Forgotten Ancient Peoples of New Zealand - an Enduring Mystery of the Past

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A Maori dance at sunset.

Forgotten Ancient Peoples of New Zealand - an Enduring Mystery of the Past

New Zealand, a land known for its dramatic landscapes, rich biodiversity, and vibrant Maori heritage, also harbors enigmatic hints of ancient peoples who are less well known in mainstream history. These are the forgotten ancient peoples of New Zealand, whose stories, cultures, and contributions remain secretive and largely overshadowed by the dominant narratives of Polynesian and later European settlements. Unraveling the mysteries of these ancient inhabitants involves delving into a blend of oral traditions, archaeological findings, and speculative scholarship. This examination will explore the various aspects of their existence, cultural practices, societal structures, and the controversies surrounding their place in New Zealand’s history.

Pre-Maori Inhabitants: Forgotten Ancient Peoples That Could’ve Dwelt in New Zealand

Before the arrival of the Polynesian ancestors of the Maori, it is posited that other groups might have settled in New Zealand. This notion is primarily fueled by Maori oral traditions, which speak of earlier inhabitants such as the Patupaiarehe, the Turehu, and the Waitaha. These groups are often described in mythological terms, seen as ethereal beings or fairy folk living in the misty mountains and dense forests. The Patupaiarehe, in particular, are depicted as light-skinned and red-haired, dwelling in remote and inaccessible areas, avoiding contact with the Maori.

While these descriptions might initially seem purely mythical, some scholars argue that they could be based on real encounters with earlier human populations. Archaeological evidence supporting this theory includes findings of stone tools, fortified villages (known in Māori as “”), and other remnants that predate the known Maori settlements. Some controversial radiocarbon dating suggests that human presence in New Zealand could extend back to 2000 BC, significantly earlier than the accepted date of Polynesian arrival around the 13th century AD. Hoani Nahe, an elder of the Ngāti Maru tribe, who lived in the late 19th and early 20th century, recorded an interesting story about the pre-Māori people. He writes:

“When the migration arrived here they found people living in the land – Ngati Kura, Ngati Korakorako and Ngati Turehu, all hapu or sub-tribes of the people called Patupaiarehe. [...] The dwelling places of these people were on the sharp peaks of the high mountains…The pa, villages, and houses of this people are not visible, nor actually to be seen by mortal (Tangata Maori) eyes. Sometimes this people is met with by the Maori people in the forests, and they are heard conversing and calling out, as they pass along, but at the same time they never meet face to face, or so that they mutually see one another, but the voices are heard in conversation or shouting, but the people are never actually seen.”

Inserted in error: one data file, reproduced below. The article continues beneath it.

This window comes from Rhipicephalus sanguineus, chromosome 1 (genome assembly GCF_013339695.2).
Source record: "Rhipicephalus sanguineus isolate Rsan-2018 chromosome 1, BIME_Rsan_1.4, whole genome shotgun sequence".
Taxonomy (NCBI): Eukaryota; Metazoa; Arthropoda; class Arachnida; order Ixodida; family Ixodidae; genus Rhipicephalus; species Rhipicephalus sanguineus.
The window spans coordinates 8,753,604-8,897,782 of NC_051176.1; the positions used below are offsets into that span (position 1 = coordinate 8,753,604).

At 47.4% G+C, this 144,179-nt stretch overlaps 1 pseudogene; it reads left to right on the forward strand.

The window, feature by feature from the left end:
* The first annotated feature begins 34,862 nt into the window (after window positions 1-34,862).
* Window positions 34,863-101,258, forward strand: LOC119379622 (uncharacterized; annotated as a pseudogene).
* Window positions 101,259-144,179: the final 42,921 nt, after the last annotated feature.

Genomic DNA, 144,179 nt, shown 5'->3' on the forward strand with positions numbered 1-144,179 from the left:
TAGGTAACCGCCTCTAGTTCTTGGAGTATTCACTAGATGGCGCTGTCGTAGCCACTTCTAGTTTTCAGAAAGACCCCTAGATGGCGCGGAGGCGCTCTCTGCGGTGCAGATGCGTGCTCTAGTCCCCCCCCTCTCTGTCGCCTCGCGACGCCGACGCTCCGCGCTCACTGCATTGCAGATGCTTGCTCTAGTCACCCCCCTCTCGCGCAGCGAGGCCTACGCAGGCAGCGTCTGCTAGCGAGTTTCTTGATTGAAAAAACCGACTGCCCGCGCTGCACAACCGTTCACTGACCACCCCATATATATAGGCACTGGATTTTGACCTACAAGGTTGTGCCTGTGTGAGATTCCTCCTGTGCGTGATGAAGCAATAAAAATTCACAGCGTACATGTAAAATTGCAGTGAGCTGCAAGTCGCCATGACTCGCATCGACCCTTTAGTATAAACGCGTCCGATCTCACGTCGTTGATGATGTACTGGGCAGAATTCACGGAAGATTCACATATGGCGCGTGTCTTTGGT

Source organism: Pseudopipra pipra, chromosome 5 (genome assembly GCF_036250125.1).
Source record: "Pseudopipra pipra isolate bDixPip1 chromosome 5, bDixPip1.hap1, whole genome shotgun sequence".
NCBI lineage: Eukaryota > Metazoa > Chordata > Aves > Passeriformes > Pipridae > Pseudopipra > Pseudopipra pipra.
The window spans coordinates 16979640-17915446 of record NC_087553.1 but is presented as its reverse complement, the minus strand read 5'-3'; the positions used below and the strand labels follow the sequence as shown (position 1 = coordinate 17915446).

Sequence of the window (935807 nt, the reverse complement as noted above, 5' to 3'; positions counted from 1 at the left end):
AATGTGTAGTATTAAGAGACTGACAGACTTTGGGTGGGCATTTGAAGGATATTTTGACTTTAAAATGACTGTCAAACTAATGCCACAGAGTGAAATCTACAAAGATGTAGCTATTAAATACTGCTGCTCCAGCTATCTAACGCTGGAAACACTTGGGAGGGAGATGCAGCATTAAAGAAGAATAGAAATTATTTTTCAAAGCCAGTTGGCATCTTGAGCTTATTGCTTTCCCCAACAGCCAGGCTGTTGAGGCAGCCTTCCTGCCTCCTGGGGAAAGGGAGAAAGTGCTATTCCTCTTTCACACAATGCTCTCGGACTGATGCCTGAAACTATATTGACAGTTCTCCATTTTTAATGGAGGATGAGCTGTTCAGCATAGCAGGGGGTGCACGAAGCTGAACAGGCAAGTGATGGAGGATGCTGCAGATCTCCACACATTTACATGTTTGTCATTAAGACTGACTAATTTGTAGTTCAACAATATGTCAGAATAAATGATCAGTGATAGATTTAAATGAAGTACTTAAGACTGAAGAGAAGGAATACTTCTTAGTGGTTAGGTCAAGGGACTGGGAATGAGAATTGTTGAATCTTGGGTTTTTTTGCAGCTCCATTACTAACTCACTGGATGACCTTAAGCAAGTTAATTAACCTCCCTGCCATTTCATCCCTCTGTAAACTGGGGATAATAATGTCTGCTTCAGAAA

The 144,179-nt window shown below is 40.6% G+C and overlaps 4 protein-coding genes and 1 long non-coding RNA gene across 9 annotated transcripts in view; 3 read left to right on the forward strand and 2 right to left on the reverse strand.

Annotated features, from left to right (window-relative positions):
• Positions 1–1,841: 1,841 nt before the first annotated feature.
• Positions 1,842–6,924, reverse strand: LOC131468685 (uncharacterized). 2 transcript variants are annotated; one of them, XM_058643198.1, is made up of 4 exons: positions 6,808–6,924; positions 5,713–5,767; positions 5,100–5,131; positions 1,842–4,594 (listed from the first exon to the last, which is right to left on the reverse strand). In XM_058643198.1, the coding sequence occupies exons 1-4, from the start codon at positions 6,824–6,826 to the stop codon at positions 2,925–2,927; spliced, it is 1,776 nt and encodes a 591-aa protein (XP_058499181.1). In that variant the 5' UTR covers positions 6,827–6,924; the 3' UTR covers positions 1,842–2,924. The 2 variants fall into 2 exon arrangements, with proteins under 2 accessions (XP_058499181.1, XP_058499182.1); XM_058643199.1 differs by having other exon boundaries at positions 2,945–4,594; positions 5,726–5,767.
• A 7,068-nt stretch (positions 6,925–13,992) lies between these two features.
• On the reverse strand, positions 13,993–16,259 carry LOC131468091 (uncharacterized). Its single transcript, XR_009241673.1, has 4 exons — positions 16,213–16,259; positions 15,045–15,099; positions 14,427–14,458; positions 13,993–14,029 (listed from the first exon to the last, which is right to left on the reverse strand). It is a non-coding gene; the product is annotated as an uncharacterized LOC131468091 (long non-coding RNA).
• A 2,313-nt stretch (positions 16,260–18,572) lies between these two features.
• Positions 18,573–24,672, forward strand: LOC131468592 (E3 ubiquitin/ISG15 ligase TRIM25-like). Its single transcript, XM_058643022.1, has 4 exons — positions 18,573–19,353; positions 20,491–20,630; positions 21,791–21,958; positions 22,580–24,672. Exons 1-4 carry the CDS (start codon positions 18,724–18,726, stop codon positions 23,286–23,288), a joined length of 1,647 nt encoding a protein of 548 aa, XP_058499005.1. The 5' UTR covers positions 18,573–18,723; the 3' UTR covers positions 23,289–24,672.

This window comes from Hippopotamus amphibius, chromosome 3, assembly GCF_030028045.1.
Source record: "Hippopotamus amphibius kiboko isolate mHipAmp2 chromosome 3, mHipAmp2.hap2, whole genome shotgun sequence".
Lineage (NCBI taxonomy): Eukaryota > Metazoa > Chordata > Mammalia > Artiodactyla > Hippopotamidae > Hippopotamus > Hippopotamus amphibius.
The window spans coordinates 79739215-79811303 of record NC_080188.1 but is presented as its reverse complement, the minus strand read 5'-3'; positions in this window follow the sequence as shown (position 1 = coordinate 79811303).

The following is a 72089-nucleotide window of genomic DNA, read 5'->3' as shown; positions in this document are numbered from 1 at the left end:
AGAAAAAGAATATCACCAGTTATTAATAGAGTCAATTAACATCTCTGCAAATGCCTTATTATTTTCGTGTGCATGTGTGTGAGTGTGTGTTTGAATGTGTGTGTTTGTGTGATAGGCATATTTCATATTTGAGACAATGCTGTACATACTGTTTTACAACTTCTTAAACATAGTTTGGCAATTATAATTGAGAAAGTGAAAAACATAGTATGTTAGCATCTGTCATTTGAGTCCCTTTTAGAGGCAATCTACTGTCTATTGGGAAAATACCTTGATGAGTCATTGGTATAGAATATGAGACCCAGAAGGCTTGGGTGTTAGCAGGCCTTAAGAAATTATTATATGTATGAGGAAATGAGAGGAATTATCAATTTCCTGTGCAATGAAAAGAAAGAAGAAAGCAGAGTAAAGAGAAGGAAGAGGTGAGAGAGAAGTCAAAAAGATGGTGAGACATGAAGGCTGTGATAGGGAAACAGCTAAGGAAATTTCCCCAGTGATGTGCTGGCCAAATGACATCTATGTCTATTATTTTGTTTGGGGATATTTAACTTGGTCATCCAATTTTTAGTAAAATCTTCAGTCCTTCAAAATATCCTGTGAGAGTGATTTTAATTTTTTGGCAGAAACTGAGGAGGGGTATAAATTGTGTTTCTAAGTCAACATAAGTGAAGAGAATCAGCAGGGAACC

(Te Ahukaramū Charles Royal, “First peoples in Māori tradition - Patupaiarehe, tūrehu and other inhabitants”, Te Ara - the Encyclopedia of New Zealand, 2024)

The Patupaiarehe and Turehu occupy a unique space between myth and potential historical reality. Maori legends describe them as nocturnal and possessing supernatural abilities, yet these stories might have roots in actual human encounters. The accounts of these beings are consistent across various Maori iwi (tribes), suggesting a shared cultural memory. These entities were said to be responsible for the creation of certain geographical features and the passing down of knowledge related to navigation, star lore, and even agriculture.

A Maori canoe.

A Maori canoe. Museum of New Zealand Te Papa Tongarewa. (Codex / CC BY-SA 4.0)

A Division Between Myth and Reality

The speculation around these groups extends to their physical attributes, often described as being markedly different from the Polynesian Maori. Some theories suggest that the descriptions of light skin and red hair could point to a different genetic lineage. However, there is no definitive archaeological or genetic evidence to conclusively prove the existence of a distinct pre-Polynesian population. Skeptics argue that these stories might instead reflect interactions with the first European arrivals, other Polynesian voyagers, or be purely symbolic narratives.

The Waitaha are another group often mentioned in discussions of New Zealand's ancient peoples. According to certain narratives, the Waitaha were a peaceful, spiritually enlightened people who lived in New Zealand long before the arrival of the Maori. This story gained significant attention in the late 20th century with the publication of "The Song of Waitaha: The Histories of a Nation," a book that purported to reveal the hidden history of the Waitaha through oral traditions.


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